• Want to help victims of Sandy while you’re at it?

    Contact the Tom James store nearest to you to donate your gently used clothing. Tom James is working with agencies in New York and New Jersey to donate your gently used business and professional clothing, but of particular importance is outerwear for cold weather.

    Find the store nearest you.

    Doing good while keeping it real,


    Stain Removal Guide

    1. TAKE QUICK ACTION – The sooner a stain is treated the better. Time can “set” stains. Almost any stain can be removed if action is taken quickly enough, however almost any stain will become permanent if left untreated too long. Ideally, all stains should be treated within the first 24 hours.

    2. BLOT & SCRAPE – Whenever possible, immediately after the stain occurs, blot up any excess liquid with a paper towel or clean white cloth. Scrape solids from the fabric if the stain is dry.  Try to remove as much excess as possible before further stain treatment.

    3. DO NOT APPLY HEAT – Do not apply heat of any kind to stained fabric. Heat can “set” stains. Before ironing, pressing, or drying a garment in a dryer, check to make sure that the fabric is completely free of stains. If you don’t know the origin of a stain, don’t use hot water.  Hot water can set protein stains such as blood, egg, and milk stains.

    Continue reading

    Welcome to the Big City

    Casey C asks: I am a 26-year-old investment banker, and I’m new to the industry. Working to help corporations raise capital, and assist in acquisitions and mergers keeps me constantly surrounded by my superiors and I want to make a solid impression. I don’t just want to fit in, but I also don’t want my “greenery” to stand out. My professional wardrobe can be considered embarrassing in some circles so I really need a good starting point. What are the essentials? Help?!

    Tom Talks: Building a wardrobe is like building a home: there are cornerstones; and for every gentleman’s professional attire there are five foundational cornerstones.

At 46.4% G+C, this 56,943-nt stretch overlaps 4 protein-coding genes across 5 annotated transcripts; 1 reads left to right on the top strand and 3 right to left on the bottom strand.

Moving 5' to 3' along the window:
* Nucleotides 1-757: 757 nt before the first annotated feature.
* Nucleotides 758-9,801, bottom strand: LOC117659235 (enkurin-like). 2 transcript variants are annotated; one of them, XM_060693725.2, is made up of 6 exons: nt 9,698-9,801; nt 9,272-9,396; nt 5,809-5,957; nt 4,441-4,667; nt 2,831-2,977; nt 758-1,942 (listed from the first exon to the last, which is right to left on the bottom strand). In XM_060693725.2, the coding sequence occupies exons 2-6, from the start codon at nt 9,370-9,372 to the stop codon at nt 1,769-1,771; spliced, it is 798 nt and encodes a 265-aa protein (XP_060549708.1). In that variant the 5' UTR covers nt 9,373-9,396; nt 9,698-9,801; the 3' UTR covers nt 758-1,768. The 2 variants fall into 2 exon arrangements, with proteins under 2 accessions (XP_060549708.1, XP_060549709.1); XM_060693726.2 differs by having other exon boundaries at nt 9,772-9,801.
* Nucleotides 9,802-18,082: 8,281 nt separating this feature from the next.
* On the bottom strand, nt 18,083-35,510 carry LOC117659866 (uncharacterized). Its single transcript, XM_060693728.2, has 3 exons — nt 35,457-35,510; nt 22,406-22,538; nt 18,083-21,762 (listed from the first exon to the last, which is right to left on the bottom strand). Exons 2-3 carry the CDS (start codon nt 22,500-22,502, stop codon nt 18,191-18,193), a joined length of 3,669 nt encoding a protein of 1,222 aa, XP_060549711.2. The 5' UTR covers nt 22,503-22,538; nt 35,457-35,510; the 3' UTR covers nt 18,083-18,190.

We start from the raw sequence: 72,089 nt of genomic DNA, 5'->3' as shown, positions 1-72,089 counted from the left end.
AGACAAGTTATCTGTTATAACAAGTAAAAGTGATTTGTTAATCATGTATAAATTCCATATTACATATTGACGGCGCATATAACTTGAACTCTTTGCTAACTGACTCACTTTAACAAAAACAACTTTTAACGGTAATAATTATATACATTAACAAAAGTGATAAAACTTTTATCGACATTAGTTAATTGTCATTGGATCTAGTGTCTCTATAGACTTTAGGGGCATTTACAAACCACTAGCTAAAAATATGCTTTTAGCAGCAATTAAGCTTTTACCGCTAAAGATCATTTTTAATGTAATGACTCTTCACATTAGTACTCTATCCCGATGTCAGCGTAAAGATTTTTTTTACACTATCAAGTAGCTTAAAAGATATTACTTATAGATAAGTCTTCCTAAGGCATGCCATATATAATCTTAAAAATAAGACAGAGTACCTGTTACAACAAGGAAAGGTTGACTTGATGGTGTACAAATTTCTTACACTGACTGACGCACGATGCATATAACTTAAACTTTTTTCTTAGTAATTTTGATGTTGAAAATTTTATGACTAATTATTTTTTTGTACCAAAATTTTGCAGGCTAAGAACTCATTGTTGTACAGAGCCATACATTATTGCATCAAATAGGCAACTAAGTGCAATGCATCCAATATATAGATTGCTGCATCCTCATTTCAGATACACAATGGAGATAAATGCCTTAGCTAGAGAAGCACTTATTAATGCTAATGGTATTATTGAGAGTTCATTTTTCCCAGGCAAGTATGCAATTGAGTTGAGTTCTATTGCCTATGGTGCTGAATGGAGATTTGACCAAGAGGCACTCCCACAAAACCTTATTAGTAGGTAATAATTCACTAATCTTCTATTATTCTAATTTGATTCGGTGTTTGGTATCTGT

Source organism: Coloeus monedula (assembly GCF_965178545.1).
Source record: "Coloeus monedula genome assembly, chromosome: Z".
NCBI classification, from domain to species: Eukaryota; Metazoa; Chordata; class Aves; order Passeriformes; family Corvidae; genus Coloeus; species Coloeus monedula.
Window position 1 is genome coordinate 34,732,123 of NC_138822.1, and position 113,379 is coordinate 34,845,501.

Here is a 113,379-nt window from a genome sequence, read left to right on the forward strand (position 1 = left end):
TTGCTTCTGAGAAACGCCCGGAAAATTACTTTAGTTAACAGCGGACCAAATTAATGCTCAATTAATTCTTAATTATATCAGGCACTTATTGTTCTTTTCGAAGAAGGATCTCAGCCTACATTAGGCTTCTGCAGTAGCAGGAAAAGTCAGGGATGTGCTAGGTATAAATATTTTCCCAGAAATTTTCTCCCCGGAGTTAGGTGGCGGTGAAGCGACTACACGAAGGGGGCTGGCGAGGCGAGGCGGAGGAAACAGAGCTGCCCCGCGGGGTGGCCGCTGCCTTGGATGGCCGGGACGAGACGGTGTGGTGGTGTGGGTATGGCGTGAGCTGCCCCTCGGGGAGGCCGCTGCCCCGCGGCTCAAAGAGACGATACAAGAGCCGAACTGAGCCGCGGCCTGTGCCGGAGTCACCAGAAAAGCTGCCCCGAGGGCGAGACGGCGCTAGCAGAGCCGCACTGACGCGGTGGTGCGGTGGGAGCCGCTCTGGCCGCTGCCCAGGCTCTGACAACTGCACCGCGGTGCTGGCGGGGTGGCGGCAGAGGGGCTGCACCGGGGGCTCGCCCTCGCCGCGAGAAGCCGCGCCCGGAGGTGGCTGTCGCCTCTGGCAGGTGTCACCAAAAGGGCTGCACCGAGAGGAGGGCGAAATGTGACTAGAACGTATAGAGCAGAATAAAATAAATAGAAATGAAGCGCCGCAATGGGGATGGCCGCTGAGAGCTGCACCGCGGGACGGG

Suit up. These five colors/patterns allow for a little personality without an obnoxious monologue: solid navy, navy striped, solid grey, grey pinstriped and solid blue-grey. When you’re just starting out, money can be an issue, so just buy the best you can afford. These fab five colors will diversify your wardrobe so don’t be afraid to have an opinion. Play around with the colors a bit by adding different weaves such as solid blue-grey in nail’s head or tic weave. But don’t wait too long to build up your wardrobe. Even though you’re new to the industry, it’s important to invest in your first five suits from the start because you don’t want to wear the same suit more than once a week. Once you have the basics, you can start to build on them with classy patterns such as windowpanes and plaid, and add new earthy colors such as brown, olive and tan. Later on, you can socialize your wardrobe with classic colors such as black or light grey.

    Button Up. The goal here is build up enough “stock” so you have three weeks worth of shirts; that way, if last week’s shirts are being held hostage at the dry cleaner’s, you still have an array of shirts in your closet to choose from. Think color. Think variety. I don’t believe in dark-colored dress shirts so stick with three white shirts; one white solid with French cuffs; four blue solids; one navy, one red and one burgundy striped; and one black or grey small pattern.

    Sport Up. You definitely need a traditional blazer in either black or navy, but you also need a sports coat. Versatile patterns in grey, navy, tan or olive work well. The final decision depends upon your personal taste and fashion-sense.

    Leg Up. Slacks are just as important as shirts. There are several core colors every gentleman should have. Think elemental and mineral colors: charcoal, mid grey, navy, tan, brown, and olive. Our number one selling color is charcoal, so that should tell you something. Again, these are the cornerstone colors; and once you lay a good foundation you can start to build on it by adding in different shades and textures.

    Toe Up. When it comes to dress shoes, just start small: one black pair and one brown pair. Once your financial portfolio grows, invest in some burgundy. Matching belts are a must.

    After you’ve graduated from the fundamentals, seek out a stylish overcoat, and for your fancier
    affairs, a tuxedo. But don’t fret over those right now; just concentrate on mastering the basics. And remember, simple details such as functional button holes, edge stitching, and subtle monograms really make a good impression and build a respectable wardrobe.

    Now you’re ready to make a lasting impression in the big city!

    Best Regards,